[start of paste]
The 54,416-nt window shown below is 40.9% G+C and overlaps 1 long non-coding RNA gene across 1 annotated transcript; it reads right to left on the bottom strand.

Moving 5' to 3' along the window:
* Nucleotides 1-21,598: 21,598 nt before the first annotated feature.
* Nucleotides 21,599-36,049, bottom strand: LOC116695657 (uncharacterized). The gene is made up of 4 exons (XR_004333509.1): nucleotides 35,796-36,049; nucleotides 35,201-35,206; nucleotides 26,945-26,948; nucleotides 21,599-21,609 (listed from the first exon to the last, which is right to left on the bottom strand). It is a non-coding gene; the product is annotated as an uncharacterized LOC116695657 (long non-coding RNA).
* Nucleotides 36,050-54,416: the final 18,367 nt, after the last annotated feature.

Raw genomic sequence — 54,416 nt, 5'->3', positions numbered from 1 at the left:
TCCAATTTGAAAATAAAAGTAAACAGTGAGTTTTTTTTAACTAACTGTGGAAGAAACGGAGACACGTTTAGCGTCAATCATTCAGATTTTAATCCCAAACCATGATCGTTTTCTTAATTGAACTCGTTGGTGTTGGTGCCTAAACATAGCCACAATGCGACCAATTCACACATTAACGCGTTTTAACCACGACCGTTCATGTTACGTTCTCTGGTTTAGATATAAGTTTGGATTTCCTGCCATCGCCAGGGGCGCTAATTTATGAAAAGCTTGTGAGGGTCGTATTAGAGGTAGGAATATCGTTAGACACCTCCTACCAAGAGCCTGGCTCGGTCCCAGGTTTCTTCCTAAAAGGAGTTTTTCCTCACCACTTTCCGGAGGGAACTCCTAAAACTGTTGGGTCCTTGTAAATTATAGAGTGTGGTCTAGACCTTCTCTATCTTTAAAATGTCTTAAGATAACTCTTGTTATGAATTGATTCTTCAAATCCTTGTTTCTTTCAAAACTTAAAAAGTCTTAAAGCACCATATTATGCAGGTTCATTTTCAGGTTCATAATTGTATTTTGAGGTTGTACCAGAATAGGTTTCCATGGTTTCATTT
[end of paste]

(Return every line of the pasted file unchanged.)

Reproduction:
The 54,416-nt window shown below is 40.9% G+C and overlaps 1 long non-coding RNA gene across 1 annotated transcript; it reads right to left on the bottom strand.

Moving 5' to 3' along the window:
* Nucleotides 1-21,598: 21,598 nt before the first annotated feature.
* Nucleotides 21,599-36,049, bottom strand: LOC116695657 (uncharacterized). The gene is made up of 4 exons (XR_004333509.1): nucleotides 35,796-36,049; nucleotides 35,201-35,206; nucleotides 26,945-26,948; nucleotides 21,599-21,609 (listed from the first exon to the last, which is right to left on the bottom strand). It is a non-coding gene; the product is annotated as an uncharacterized LOC116695657 (long non-coding RNA).
* Nucleotides 36,050-54,416: the final 18,367 nt, after the last annotated feature.

Raw genomic sequence — 54,416 nt, 5'->3', positions numbered from 1 at the left:
TCCAATTTGAAAATAAAAGTAAACAGTGAGTTTTTTTTAACTAACTGTGGAAGAAACGGAGACACGTTTAGCGTCAATCATTCAGATTTTAATCCCAAACCATGATCGTTTTCTTAATTGAACTCGTTGGTGTTGGTGCCTAAACATAGCCACAATGCGACCAATTCACACATTAACGCGTTTTAACCACGACCGTTCATGTTACGTTCTCTGGTTTAGATATAAGTTTGGATTTCCTGCCATCGCCAGGGGCGCTAATTTATGAAAAGCTTGTGAGGGTCGTATTAGAGGTAGGAATATCGTTAGACACCTCCTACCAAGAGCCTGGCTCGGTCCCAGGTTTCTTCCTAAAAGGAGTTTTTCCTCACCACTTTCCGGAGGGAACTCCTAAAACTGTTGGGTCCTTGTAAATTATAGAGTGTGGTCTAGACCTTCTCTATCTTTAAAATGTCTTAAGATAACTCTTGTTATGAATTGATTCTTCAAATCCTTGTTTCTTTCAAAACTTAAAAAGTCTTAAAGCACCATATTATGCAGGTTCATTTTCAGGTTCATAATTGTATTTTGAGGTTGTACCAGAATAGGTTTCCATGGTTTCATTT